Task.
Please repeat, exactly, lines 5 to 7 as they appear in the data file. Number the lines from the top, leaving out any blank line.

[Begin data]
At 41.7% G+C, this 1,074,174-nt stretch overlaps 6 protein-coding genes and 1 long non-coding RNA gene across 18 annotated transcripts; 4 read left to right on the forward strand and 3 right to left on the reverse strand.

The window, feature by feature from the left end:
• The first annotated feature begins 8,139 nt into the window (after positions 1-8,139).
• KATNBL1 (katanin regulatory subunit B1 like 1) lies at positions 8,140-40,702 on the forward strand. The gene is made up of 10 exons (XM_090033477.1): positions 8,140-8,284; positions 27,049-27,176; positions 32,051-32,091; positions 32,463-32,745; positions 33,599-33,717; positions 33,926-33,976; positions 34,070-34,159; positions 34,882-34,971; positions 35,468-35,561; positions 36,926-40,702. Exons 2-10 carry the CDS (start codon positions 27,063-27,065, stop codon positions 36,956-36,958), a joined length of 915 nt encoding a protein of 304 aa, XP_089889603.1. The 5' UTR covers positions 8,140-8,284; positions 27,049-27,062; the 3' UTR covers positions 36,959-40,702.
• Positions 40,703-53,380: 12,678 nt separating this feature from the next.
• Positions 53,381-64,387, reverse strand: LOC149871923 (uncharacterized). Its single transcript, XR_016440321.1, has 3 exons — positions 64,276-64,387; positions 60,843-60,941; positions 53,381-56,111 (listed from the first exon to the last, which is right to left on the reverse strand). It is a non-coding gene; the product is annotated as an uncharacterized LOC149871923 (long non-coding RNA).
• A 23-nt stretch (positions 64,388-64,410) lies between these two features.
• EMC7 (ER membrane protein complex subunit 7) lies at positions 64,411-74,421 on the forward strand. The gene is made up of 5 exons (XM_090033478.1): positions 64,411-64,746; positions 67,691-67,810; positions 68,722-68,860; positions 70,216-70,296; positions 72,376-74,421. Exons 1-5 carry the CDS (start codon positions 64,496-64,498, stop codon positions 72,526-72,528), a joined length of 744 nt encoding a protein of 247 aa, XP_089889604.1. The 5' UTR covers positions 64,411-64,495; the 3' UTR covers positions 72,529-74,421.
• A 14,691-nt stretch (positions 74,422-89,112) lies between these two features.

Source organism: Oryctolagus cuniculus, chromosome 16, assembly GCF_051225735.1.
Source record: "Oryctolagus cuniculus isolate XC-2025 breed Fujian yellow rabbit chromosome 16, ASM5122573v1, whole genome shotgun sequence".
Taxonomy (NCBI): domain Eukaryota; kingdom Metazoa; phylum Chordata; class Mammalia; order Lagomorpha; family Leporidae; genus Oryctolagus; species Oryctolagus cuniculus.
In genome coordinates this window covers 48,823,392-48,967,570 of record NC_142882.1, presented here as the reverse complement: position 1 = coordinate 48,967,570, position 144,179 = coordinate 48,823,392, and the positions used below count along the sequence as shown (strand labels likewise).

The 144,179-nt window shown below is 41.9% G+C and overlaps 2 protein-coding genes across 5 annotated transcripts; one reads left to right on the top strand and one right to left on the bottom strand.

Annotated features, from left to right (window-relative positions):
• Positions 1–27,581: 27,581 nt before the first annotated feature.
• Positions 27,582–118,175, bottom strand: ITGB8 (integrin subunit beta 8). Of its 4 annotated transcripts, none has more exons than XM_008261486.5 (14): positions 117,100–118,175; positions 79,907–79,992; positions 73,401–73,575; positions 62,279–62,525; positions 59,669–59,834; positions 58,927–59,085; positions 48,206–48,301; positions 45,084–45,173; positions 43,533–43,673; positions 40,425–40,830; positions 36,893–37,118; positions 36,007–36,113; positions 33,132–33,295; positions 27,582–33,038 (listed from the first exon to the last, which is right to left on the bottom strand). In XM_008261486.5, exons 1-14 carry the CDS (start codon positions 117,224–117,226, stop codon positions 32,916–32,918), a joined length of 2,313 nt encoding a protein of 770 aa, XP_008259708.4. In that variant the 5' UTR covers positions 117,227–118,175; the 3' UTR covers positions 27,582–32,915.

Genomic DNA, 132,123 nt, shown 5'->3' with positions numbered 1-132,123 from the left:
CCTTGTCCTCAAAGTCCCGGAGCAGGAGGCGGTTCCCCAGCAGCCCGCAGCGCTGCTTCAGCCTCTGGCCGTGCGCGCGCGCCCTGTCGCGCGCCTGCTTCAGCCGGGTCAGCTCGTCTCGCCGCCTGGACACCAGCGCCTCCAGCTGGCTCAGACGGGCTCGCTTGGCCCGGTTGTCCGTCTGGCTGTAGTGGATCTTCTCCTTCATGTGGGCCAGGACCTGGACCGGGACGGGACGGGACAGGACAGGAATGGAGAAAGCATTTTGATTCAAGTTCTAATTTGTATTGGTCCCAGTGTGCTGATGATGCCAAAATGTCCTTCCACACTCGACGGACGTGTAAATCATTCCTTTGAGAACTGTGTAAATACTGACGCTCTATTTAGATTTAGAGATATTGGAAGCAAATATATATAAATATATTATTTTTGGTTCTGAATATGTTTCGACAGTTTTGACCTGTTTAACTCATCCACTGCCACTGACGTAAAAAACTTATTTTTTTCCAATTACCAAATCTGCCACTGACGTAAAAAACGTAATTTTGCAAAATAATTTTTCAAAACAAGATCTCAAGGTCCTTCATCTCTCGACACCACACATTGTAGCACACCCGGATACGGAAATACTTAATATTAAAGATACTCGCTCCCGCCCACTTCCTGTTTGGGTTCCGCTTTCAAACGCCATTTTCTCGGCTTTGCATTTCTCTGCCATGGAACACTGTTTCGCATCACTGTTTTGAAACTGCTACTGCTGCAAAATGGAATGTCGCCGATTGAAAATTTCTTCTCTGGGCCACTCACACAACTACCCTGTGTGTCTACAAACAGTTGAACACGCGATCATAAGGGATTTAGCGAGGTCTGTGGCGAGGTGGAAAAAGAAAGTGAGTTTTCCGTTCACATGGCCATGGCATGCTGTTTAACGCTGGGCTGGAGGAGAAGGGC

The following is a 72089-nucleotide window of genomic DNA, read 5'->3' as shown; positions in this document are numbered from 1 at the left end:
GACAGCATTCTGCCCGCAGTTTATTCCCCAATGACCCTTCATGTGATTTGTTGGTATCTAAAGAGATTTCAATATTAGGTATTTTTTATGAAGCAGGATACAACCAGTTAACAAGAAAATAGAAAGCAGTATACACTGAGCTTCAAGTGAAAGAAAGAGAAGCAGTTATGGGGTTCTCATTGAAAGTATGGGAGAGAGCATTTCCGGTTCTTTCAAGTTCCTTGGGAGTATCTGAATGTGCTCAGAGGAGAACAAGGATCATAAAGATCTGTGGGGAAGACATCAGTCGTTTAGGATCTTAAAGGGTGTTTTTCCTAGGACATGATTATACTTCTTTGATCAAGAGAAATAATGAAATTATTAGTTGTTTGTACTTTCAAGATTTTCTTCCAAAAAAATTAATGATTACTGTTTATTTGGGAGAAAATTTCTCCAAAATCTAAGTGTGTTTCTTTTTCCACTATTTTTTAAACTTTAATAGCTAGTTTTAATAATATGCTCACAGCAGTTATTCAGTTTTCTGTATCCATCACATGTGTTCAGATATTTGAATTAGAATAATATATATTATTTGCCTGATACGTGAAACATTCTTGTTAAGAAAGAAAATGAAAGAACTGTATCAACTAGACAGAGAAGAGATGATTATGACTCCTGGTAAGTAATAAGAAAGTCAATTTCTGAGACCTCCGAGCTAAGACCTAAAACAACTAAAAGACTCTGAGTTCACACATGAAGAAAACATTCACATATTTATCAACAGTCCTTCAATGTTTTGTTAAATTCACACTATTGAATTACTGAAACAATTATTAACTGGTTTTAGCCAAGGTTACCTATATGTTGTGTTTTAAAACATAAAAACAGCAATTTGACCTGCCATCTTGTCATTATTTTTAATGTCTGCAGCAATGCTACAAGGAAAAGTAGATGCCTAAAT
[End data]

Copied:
• Positions 40,703-53,380: 12,678 nt separating this feature from the next.
• Positions 53,381-64,387, reverse strand: LOC149871923 (uncharacterized). Its single transcript, XR_016440321.1, has 3 exons — positions 64,276-64,387; positions 60,843-60,941; positions 53,381-56,111 (listed from the first exon to the last, which is right to left on the reverse strand). It is a non-coding gene; the product is annotated as an uncharacterized LOC149871923 (long non-coding RNA).
• A 23-nt stretch (positions 64,388-64,410) lies between these two features.